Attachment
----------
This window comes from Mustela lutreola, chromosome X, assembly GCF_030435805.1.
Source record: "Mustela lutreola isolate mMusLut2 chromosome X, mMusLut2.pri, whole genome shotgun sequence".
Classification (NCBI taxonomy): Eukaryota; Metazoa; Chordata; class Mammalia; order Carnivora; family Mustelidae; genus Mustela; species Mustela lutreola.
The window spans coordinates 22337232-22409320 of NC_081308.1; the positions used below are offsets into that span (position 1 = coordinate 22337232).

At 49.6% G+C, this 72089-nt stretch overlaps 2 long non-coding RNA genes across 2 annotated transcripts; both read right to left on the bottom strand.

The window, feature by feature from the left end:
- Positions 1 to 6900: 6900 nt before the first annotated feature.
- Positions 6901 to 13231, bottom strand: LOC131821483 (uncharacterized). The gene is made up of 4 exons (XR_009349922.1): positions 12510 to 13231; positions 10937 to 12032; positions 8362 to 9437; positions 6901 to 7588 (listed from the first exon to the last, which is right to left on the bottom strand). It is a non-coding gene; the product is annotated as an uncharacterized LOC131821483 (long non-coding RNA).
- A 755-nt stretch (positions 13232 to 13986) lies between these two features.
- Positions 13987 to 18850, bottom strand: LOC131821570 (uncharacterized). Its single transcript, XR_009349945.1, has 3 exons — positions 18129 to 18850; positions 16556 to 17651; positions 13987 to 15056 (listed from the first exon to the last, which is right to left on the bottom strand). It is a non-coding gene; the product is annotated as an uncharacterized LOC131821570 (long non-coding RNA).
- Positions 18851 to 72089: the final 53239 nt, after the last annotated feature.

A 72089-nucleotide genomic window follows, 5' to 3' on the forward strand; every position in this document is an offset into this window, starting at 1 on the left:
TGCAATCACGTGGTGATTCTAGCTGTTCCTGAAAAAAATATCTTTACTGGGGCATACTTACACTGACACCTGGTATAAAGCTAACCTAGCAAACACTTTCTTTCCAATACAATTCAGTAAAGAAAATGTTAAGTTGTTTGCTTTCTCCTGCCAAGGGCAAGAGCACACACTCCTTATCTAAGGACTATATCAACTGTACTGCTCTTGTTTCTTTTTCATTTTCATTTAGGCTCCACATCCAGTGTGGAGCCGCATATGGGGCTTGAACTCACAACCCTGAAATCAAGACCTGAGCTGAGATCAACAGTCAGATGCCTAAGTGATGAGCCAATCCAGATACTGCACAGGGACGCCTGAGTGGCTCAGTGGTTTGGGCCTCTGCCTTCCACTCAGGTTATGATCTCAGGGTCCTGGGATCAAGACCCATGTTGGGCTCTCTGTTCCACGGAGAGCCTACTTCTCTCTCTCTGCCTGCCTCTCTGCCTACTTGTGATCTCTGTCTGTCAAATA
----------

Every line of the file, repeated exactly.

This window comes from Mustela lutreola, chromosome X, assembly GCF_030435805.1.
Source record: "Mustela lutreola isolate mMusLut2 chromosome X, mMusLut2.pri, whole genome shotgun sequence".
Classification (NCBI taxonomy): Eukaryota; Metazoa; Chordata; class Mammalia; order Carnivora; family Mustelidae; genus Mustela; species Mustela lutreola.
The window spans coordinates 22337232-22409320 of NC_081308.1; the positions used below are offsets into that span (position 1 = coordinate 22337232).

At 49.6% G+C, this 72089-nt stretch overlaps 2 long non-coding RNA genes across 2 annotated transcripts; both read right to left on the bottom strand.

The window, feature by feature from the left end:
- Positions 1 to 6900: 6900 nt before the first annotated feature.
- Positions 6901 to 13231, bottom strand: LOC131821483 (uncharacterized). The gene is made up of 4 exons (XR_009349922.1): positions 12510 to 13231; positions 10937 to 12032; positions 8362 to 9437; positions 6901 to 7588 (listed from the first exon to the last, which is right to left on the bottom strand). It is a non-coding gene; the product is annotated as an uncharacterized LOC131821483 (long non-coding RNA).
- A 755-nt stretch (positions 13232 to 13986) lies between these two features.
- Positions 13987 to 18850, bottom strand: LOC131821570 (uncharacterized). Its single transcript, XR_009349945.1, has 3 exons — positions 18129 to 18850; positions 16556 to 17651; positions 13987 to 15056 (listed from the first exon to the last, which is right to left on the bottom strand). It is a non-coding gene; the product is annotated as an uncharacterized LOC131821570 (long non-coding RNA).
- Positions 18851 to 72089: the final 53239 nt, after the last annotated feature.

A 72089-nucleotide genomic window follows, 5' to 3' on the forward strand; every position in this document is an offset into this window, starting at 1 on the left:
TGCAATCACGTGGTGATTCTAGCTGTTCCTGAAAAAAATATCTTTACTGGGGCATACTTACACTGACACCTGGTATAAAGCTAACCTAGCAAACACTTTCTTTCCAATACAATTCAGTAAAGAAAATGTTAAGTTGTTTGCTTTCTCCTGCCAAGGGCAAGAGCACACACTCCTTATCTAAGGACTATATCAACTGTACTGCTCTTGTTTCTTTTTCATTTTCATTTAGGCTCCACATCCAGTGTGGAGCCGCATATGGGGCTTGAACTCACAACCCTGAAATCAAGACCTGAGCTGAGATCAACAGTCAGATGCCTAAGTGATGAGCCAATCCAGATACTGCACAGGGACGCCTGAGTGGCTCAGTGGTTTGGGCCTCTGCCTTCCACTCAGGTTATGATCTCAGGGTCCTGGGATCAAGACCCATGTTGGGCTCTCTGTTCCACGGAGAGCCTACTTCTCTCTCTCTGCCTGCCTCTCTGCCTACTTGTGATCTCTGTCTGTCAAATA